Plus, a large part of our humanity lies in sympathy and empathy — something which AI is incapable of. If we allow AI to make our decisions for us, how will this affect our prerogative to help people in times of crisis?

In contrast, careful AI use could nudge us towards more socially beneficial behaviour. With our tasks handled by AI, we would have more waking time to interact with and help each other. The question is, would we do so?

Do we need to worry about artificial stupidity?

AI is not clever, it just pretends to be. It’s easy to trick, it has no moral compass, and in some cases, it’s designed to be stupid. AI fails regularly, and so we must ask, do we need to worry about the ethical implications of artificial stupidity?

For instance, AI is notoriously prone to bias. It’s trained with past data, and any human bias within that data can then become regulated and replicated by the AI. So, if there’s an unconscious bias against a given race or gender in the data, the AI will also show bias against that group.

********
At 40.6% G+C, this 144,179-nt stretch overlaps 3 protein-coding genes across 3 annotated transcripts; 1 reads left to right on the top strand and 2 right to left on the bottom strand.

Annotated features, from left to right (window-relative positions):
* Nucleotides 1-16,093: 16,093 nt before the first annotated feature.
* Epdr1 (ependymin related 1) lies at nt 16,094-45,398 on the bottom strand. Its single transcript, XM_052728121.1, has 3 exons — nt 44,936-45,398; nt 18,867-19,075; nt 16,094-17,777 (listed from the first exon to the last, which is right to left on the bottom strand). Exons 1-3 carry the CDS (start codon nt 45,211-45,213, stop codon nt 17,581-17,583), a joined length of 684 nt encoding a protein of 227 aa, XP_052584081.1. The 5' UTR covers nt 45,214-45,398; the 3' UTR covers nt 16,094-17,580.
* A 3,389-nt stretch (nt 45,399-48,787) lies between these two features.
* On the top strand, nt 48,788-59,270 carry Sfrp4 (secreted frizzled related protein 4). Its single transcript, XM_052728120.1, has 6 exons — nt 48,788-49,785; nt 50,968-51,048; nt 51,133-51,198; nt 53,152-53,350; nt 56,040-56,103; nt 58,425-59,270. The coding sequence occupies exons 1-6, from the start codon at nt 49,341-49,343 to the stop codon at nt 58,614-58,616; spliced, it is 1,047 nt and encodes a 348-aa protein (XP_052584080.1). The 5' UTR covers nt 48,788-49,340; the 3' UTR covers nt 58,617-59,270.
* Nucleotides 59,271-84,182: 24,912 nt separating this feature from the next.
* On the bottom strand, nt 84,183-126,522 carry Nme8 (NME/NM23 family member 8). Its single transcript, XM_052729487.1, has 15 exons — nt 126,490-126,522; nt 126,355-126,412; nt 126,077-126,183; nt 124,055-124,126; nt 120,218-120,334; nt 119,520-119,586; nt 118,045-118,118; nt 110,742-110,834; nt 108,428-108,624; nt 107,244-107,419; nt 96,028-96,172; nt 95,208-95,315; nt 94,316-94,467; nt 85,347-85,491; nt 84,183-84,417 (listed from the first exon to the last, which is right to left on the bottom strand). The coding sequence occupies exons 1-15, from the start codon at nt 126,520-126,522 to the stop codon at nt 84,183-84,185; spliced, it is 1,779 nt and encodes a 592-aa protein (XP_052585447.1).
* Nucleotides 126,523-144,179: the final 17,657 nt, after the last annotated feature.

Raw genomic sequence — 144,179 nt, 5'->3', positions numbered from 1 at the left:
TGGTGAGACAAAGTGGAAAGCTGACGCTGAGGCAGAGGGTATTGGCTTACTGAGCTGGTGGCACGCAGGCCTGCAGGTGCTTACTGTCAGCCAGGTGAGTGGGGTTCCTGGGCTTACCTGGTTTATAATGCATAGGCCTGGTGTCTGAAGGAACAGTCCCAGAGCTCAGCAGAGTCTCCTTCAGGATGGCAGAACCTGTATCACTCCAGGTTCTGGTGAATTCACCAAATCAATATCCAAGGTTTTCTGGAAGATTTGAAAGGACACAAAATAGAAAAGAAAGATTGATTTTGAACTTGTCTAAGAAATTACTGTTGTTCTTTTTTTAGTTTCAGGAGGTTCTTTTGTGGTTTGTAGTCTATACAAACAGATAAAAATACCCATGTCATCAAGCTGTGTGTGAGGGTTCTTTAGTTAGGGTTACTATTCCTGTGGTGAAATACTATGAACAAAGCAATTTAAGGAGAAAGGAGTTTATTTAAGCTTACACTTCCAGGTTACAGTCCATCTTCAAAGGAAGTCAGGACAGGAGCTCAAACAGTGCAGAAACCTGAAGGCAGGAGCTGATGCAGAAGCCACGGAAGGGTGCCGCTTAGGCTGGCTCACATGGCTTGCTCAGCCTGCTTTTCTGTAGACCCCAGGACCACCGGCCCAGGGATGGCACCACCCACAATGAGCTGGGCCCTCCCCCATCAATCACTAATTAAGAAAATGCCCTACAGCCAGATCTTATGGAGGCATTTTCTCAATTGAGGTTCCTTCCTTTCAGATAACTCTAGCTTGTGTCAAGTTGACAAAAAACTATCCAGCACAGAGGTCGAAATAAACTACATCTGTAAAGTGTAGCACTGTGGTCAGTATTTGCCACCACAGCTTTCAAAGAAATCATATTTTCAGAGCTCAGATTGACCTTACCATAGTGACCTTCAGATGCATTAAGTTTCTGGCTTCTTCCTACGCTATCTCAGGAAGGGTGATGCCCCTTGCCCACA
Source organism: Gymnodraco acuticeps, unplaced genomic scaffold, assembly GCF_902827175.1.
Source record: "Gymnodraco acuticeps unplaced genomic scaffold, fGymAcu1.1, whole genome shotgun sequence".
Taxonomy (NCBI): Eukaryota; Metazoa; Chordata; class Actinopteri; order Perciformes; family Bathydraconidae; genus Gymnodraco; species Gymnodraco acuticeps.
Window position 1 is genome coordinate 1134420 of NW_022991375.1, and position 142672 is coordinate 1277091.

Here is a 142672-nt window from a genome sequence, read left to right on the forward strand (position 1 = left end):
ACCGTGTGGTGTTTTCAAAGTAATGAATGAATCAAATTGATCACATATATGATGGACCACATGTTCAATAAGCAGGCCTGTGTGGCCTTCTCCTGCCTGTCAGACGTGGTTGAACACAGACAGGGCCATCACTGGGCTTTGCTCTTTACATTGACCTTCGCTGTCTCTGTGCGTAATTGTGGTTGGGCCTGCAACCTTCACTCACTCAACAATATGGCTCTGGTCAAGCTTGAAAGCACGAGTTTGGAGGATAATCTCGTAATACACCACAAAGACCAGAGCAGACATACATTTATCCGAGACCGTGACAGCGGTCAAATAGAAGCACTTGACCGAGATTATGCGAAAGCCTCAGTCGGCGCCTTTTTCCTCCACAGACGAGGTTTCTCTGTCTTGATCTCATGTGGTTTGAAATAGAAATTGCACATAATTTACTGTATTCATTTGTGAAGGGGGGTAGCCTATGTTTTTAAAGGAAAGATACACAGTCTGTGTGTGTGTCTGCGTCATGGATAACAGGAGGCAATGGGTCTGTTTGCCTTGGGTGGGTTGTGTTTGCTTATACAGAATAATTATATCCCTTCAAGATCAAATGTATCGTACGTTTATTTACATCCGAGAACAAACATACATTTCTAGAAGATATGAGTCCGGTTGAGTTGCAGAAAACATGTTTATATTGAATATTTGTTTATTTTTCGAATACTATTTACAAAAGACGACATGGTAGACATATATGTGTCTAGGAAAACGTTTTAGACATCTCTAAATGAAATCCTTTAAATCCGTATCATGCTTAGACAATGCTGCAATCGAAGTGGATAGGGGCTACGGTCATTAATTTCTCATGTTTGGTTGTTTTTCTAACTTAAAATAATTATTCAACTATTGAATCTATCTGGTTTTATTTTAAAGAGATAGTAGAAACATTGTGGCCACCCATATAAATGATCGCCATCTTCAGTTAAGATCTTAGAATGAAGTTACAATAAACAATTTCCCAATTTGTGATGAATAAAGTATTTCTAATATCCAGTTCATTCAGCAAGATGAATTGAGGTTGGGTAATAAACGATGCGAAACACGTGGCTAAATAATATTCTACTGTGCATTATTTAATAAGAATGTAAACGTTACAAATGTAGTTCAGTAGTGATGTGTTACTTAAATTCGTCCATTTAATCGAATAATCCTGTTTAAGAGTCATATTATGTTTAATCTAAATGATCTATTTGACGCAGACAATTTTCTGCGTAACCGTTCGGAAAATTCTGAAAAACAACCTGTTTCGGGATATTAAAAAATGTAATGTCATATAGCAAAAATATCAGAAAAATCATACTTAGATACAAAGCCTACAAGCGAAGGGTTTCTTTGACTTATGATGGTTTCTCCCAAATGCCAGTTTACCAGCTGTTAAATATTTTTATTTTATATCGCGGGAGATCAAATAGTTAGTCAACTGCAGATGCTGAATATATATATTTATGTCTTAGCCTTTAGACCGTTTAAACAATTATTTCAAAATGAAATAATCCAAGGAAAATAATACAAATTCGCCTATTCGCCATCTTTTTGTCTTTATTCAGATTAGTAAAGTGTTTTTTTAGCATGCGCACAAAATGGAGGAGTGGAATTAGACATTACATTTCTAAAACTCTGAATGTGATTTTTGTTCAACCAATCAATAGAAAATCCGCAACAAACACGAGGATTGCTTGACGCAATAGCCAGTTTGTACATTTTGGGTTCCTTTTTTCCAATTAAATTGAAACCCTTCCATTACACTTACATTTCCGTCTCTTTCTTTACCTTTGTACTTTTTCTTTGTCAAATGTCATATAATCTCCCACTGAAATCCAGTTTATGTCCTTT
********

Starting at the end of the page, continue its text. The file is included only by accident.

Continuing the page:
Then, there’s the more pressing issue of artificial stupidity. AI has no moral compass. If it is fooled, biased or instructed to act maliciously, it will do so without question. It will act as instructed, whether ethically or not.

For ethical AI implementation, then, we must protect, monitor and legislate its use.

AI: friend or foe?

There are no concrete answers when it comes to AI and the future. But by continually asking the right questions, we can at least start to think about the new frontier for ethics that AI presents.

It is true that we stand to gain enormously from implementing AI. It’s also true that there are many ethical pitfalls along the way.

So, the onus lies on us to be smart with the AI steps we take. We are the ones responsible for the security, efficiency and utility of AI. We need to seize the opportunity to collaborate more, contribute more, and create more. Ultimately, it’s up to us to make sure that our use of AI helps, and doesn’t hurt.

Note: we originally published this article here: